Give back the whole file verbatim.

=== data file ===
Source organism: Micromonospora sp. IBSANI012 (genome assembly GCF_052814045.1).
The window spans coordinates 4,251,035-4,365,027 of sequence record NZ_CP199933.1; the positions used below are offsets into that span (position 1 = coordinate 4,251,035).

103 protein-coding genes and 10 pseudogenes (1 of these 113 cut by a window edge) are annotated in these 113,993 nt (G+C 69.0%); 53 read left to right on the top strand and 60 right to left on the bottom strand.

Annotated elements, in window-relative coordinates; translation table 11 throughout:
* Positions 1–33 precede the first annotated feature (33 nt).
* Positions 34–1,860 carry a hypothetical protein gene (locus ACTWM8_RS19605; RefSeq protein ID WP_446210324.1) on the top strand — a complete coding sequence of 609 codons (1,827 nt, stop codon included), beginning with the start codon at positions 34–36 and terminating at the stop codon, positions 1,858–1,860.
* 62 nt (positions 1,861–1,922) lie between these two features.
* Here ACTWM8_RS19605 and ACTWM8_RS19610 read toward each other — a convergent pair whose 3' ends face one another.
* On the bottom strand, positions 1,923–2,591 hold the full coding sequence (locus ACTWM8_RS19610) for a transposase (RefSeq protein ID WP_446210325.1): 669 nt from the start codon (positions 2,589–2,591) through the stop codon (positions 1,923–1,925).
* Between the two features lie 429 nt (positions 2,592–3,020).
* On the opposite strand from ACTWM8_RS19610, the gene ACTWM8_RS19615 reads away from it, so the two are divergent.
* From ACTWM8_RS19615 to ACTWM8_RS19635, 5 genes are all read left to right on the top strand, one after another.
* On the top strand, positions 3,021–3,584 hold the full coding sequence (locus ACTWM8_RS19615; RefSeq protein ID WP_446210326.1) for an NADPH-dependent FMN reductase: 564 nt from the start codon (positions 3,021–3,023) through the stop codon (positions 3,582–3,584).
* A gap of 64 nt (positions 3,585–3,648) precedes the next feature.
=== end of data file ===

Source organism: Micromonospora sp. IBSANI012 (genome assembly GCF_052814045.1).
The window spans coordinates 4,251,035-4,365,027 of sequence record NZ_CP199933.1; the positions used below are offsets into that span (position 1 = coordinate 4,251,035).

103 protein-coding genes and 10 pseudogenes (1 of these 113 cut by a window edge) are annotated in these 113,993 nt (G+C 69.0%); 53 read left to right on the top strand and 60 right to left on the bottom strand.

Annotated elements, in window-relative coordinates; translation table 11 throughout:
* Positions 1–33 precede the first annotated feature (33 nt).
* Positions 34–1,860 carry a hypothetical protein gene (locus ACTWM8_RS19605; RefSeq protein ID WP_446210324.1) on the top strand — a complete coding sequence of 609 codons (1,827 nt, stop codon included), beginning with the start codon at positions 34–36 and terminating at the stop codon, positions 1,858–1,860.
* 62 nt (positions 1,861–1,922) lie between these two features.
* Here ACTWM8_RS19605 and ACTWM8_RS19610 read toward each other — a convergent pair whose 3' ends face one another.
* On the bottom strand, positions 1,923–2,591 hold the full coding sequence (locus ACTWM8_RS19610) for a transposase (RefSeq protein ID WP_446210325.1): 669 nt from the start codon (positions 2,589–2,591) through the stop codon (positions 1,923–1,925).
* Between the two features lie 429 nt (positions 2,592–3,020).
* On the opposite strand from ACTWM8_RS19610, the gene ACTWM8_RS19615 reads away from it, so the two are divergent.
* From ACTWM8_RS19615 to ACTWM8_RS19635, 5 genes are all read left to right on the top strand, one after another.
* On the top strand, positions 3,021–3,584 hold the full coding sequence (locus ACTWM8_RS19615; RefSeq protein ID WP_446210326.1) for an NADPH-dependent FMN reductase: 564 nt from the start codon (positions 3,021–3,023) through the stop codon (positions 3,582–3,584).
* A gap of 64 nt (positions 3,585–3,648) precedes the next feature.